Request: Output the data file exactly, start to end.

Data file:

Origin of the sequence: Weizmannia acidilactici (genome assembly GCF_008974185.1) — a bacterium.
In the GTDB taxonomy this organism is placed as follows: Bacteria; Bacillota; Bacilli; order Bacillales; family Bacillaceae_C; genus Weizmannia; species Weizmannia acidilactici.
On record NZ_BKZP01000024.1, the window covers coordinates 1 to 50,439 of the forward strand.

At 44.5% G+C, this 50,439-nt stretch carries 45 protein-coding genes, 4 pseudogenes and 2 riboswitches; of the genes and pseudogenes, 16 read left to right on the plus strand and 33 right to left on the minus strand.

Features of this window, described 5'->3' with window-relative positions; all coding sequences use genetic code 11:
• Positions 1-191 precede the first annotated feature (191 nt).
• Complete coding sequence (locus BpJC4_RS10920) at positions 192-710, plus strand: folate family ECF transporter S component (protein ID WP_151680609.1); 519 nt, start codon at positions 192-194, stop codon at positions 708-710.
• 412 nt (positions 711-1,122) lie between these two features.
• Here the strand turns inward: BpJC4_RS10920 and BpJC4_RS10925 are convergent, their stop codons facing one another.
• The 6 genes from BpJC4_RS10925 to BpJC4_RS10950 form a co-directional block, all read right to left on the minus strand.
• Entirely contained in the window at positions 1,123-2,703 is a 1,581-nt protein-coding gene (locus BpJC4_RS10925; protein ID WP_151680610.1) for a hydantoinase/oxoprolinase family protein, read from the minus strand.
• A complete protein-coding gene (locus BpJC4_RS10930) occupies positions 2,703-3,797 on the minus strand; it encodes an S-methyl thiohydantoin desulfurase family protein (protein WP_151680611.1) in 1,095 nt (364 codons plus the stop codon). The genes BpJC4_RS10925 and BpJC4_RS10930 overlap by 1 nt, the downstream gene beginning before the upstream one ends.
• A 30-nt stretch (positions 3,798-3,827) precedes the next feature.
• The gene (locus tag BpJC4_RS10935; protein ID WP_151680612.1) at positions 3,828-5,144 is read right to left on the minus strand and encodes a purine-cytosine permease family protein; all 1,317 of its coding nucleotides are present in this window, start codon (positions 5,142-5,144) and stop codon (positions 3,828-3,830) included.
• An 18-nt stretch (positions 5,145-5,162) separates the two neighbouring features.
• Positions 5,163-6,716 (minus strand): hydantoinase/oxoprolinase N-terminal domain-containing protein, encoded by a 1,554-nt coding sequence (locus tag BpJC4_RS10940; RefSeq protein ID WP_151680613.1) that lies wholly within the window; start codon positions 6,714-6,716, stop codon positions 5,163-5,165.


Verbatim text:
Origin of the sequence: Weizmannia acidilactici (genome assembly GCF_008974185.1) — a bacterium.
In the GTDB taxonomy this organism is placed as follows: Bacteria; Bacillota; Bacilli; order Bacillales; family Bacillaceae_C; genus Weizmannia; species Weizmannia acidilactici.
On record NZ_BKZP01000024.1, the window covers coordinates 1 to 50,439 of the forward strand.

At 44.5% G+C, this 50,439-nt stretch carries 45 protein-coding genes, 4 pseudogenes and 2 riboswitches; of the genes and pseudogenes, 16 read left to right on the plus strand and 33 right to left on the minus strand.

Features of this window, described 5'->3' with window-relative positions; all coding sequences use genetic code 11:
• Positions 1-191 precede the first annotated feature (191 nt).
• Complete coding sequence (locus BpJC4_RS10920) at positions 192-710, plus strand: folate family ECF transporter S component (protein ID WP_151680609.1); 519 nt, start codon at positions 192-194, stop codon at positions 708-710.
• 412 nt (positions 711-1,122) lie between these two features.
• Here the strand turns inward: BpJC4_RS10920 and BpJC4_RS10925 are convergent, their stop codons facing one another.
• The 6 genes from BpJC4_RS10925 to BpJC4_RS10950 form a co-directional block, all read right to left on the minus strand.
• Entirely contained in the window at positions 1,123-2,703 is a 1,581-nt protein-coding gene (locus BpJC4_RS10925; protein ID WP_151680610.1) for a hydantoinase/oxoprolinase family protein, read from the minus strand.
• A complete protein-coding gene (locus BpJC4_RS10930) occupies positions 2,703-3,797 on the minus strand; it encodes an S-methyl thiohydantoin desulfurase family protein (protein WP_151680611.1) in 1,095 nt (364 codons plus the stop codon). The genes BpJC4_RS10925 and BpJC4_RS10930 overlap by 1 nt, the downstream gene beginning before the upstream one ends.
• A 30-nt stretch (positions 3,798-3,827) precedes the next feature.
• The gene (locus tag BpJC4_RS10935; protein ID WP_151680612.1) at positions 3,828-5,144 is read right to left on the minus strand and encodes a purine-cytosine permease family protein; all 1,317 of its coding nucleotides are present in this window, start codon (positions 5,142-5,144) and stop codon (positions 3,828-3,830) included.
• An 18-nt stretch (positions 5,145-5,162) separates the two neighbouring features.
• Positions 5,163-6,716 (minus strand): hydantoinase/oxoprolinase N-terminal domain-containing protein, encoded by a 1,554-nt coding sequence (locus tag BpJC4_RS10940; RefSeq protein ID WP_151680613.1) that lies wholly within the window; start codon positions 6,714-6,716, stop codon positions 5,163-5,165.